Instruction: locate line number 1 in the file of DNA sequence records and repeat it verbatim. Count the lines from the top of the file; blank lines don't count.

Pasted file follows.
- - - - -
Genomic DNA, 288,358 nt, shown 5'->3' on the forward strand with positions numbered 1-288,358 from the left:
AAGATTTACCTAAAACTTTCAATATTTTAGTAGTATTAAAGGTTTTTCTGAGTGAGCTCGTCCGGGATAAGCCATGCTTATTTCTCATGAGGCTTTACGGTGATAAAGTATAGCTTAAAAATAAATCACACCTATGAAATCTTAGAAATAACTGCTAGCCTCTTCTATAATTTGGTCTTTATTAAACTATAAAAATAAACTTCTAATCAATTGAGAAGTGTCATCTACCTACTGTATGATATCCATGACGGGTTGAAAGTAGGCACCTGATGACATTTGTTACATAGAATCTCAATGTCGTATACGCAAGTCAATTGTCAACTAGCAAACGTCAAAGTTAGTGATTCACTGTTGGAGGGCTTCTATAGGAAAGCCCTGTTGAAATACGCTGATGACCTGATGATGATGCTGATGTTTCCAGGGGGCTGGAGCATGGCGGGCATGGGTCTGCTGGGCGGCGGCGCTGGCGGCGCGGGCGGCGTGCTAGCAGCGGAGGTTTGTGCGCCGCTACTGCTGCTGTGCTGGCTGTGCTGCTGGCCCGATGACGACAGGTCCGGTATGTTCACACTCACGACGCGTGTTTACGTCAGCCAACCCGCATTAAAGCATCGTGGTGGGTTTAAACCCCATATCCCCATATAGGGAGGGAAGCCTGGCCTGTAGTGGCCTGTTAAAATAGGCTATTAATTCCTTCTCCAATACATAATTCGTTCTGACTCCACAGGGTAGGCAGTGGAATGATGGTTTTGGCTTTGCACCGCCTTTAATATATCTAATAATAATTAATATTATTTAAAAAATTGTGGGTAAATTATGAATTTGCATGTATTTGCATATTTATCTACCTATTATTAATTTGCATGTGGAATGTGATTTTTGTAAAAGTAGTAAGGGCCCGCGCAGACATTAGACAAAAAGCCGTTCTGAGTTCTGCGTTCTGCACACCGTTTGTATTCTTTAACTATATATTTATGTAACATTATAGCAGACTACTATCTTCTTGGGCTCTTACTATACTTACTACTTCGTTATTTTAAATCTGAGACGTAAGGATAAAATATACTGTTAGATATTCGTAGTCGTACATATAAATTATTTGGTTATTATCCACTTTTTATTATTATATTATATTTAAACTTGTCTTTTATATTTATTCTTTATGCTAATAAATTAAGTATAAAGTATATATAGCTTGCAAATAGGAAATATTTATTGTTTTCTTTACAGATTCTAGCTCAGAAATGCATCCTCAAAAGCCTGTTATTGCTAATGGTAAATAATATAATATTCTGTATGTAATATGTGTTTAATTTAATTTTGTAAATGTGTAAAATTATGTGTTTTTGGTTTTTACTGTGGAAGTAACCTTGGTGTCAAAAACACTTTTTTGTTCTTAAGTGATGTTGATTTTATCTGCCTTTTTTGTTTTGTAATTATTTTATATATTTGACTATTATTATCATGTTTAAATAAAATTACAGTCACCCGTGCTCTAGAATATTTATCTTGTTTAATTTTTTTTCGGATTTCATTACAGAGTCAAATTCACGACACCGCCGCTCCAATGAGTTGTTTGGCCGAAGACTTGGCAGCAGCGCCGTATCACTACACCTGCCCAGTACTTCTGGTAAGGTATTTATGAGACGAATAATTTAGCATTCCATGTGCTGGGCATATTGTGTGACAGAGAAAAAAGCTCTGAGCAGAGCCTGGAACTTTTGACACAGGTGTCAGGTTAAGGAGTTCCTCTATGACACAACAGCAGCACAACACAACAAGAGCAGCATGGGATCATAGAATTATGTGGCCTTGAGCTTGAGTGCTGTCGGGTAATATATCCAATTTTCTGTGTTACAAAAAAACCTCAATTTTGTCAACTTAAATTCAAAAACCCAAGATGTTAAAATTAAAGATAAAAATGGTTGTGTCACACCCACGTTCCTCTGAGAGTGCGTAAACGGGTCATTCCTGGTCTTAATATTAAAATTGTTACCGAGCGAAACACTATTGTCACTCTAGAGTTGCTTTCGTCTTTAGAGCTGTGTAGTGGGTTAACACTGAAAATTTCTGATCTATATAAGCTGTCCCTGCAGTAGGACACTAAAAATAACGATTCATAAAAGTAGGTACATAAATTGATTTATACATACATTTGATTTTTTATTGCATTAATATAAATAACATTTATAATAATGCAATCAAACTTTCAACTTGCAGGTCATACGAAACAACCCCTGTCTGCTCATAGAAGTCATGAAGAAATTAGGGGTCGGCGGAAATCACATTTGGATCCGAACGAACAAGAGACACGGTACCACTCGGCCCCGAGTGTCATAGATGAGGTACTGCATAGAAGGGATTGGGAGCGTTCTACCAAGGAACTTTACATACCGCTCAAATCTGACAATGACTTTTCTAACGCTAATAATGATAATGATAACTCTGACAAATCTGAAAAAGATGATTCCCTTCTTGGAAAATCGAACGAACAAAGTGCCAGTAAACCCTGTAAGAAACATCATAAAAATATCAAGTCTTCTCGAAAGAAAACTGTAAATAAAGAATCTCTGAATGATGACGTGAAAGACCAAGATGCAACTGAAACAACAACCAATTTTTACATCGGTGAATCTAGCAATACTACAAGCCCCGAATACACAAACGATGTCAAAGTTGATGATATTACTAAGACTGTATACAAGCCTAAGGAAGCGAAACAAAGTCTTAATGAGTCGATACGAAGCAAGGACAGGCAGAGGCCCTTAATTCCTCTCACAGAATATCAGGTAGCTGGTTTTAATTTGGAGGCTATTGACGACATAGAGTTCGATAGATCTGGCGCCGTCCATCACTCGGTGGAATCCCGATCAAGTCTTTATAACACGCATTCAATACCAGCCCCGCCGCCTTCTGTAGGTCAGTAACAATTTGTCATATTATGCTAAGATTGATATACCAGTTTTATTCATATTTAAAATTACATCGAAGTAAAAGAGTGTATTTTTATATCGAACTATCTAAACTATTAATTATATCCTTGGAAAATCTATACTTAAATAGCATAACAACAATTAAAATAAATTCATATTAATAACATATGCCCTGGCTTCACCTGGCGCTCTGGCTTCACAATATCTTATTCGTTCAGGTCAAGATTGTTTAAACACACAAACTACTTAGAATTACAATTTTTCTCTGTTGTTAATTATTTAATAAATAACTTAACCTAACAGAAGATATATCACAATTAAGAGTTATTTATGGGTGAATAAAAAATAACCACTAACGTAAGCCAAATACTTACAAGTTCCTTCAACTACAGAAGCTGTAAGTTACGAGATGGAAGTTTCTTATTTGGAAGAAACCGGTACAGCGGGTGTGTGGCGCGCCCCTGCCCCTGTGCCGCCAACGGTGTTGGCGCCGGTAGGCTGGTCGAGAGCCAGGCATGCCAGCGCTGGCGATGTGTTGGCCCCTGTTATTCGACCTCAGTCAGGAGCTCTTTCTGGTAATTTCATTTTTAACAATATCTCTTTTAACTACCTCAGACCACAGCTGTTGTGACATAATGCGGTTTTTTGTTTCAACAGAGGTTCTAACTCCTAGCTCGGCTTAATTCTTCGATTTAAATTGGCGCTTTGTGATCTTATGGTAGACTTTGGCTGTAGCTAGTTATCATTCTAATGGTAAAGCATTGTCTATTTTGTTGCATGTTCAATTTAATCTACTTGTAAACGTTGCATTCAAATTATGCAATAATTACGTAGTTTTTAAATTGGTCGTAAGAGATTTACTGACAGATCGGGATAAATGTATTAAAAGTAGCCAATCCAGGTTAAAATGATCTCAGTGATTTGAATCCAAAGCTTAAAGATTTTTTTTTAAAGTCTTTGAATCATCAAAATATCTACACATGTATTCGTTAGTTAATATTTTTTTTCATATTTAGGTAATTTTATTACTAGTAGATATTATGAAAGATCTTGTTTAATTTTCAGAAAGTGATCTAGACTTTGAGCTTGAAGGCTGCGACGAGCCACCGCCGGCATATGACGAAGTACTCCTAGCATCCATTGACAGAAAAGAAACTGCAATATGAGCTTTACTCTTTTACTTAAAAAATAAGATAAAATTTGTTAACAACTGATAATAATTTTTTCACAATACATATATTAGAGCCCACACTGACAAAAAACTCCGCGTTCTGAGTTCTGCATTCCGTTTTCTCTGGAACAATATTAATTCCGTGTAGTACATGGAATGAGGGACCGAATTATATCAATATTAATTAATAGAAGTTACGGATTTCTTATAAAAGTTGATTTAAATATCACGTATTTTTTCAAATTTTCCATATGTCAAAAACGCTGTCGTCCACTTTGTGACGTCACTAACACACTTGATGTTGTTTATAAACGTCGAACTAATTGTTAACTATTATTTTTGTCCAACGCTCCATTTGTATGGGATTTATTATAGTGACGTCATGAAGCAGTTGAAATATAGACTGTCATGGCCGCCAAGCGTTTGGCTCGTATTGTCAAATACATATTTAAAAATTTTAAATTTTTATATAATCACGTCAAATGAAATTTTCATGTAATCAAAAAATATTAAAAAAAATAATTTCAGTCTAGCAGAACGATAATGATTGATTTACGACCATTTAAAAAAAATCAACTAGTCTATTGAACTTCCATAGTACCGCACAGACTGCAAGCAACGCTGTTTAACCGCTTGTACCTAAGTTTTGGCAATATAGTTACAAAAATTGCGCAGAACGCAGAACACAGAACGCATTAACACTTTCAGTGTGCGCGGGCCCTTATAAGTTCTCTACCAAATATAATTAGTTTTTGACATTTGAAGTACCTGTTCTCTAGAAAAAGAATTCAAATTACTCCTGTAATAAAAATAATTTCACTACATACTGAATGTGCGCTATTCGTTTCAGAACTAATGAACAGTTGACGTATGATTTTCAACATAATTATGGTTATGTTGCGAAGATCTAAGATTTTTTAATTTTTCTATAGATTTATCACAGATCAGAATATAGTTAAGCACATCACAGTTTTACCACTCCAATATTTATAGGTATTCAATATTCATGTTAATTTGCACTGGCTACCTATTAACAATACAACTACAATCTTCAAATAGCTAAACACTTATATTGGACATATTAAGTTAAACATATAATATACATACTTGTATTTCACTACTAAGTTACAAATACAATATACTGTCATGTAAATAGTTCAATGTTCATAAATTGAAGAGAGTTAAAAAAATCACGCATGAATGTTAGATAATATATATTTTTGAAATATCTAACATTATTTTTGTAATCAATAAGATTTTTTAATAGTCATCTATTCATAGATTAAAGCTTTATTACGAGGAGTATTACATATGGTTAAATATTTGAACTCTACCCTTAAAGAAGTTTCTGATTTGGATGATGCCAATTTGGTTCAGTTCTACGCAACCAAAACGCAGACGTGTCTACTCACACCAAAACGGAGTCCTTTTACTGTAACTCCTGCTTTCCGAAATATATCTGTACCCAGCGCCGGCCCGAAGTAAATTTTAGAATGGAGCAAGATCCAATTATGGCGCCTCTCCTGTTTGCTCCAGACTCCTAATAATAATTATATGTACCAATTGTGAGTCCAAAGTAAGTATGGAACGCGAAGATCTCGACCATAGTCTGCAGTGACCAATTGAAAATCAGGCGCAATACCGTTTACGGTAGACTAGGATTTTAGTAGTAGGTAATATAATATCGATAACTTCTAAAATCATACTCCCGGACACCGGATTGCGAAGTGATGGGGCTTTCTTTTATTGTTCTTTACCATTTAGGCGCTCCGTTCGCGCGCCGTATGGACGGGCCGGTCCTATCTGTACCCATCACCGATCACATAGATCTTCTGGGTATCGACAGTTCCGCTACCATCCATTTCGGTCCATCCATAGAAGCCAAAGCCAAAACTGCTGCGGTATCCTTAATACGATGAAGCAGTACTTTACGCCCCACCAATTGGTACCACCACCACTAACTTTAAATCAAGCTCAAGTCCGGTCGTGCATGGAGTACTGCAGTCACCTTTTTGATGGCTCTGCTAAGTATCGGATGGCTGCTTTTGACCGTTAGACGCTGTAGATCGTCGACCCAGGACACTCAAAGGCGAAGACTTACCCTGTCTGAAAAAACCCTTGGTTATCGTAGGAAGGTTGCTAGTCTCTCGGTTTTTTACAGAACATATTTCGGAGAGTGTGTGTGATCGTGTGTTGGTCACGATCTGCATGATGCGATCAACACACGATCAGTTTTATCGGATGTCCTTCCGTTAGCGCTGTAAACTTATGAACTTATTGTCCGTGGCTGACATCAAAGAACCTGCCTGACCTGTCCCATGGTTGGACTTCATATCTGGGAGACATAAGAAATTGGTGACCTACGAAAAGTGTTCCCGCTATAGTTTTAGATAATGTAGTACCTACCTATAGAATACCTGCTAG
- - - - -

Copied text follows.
Genomic DNA, 288,358 nt, shown 5'->3' on the forward strand with positions numbered 1-288,358 from the left: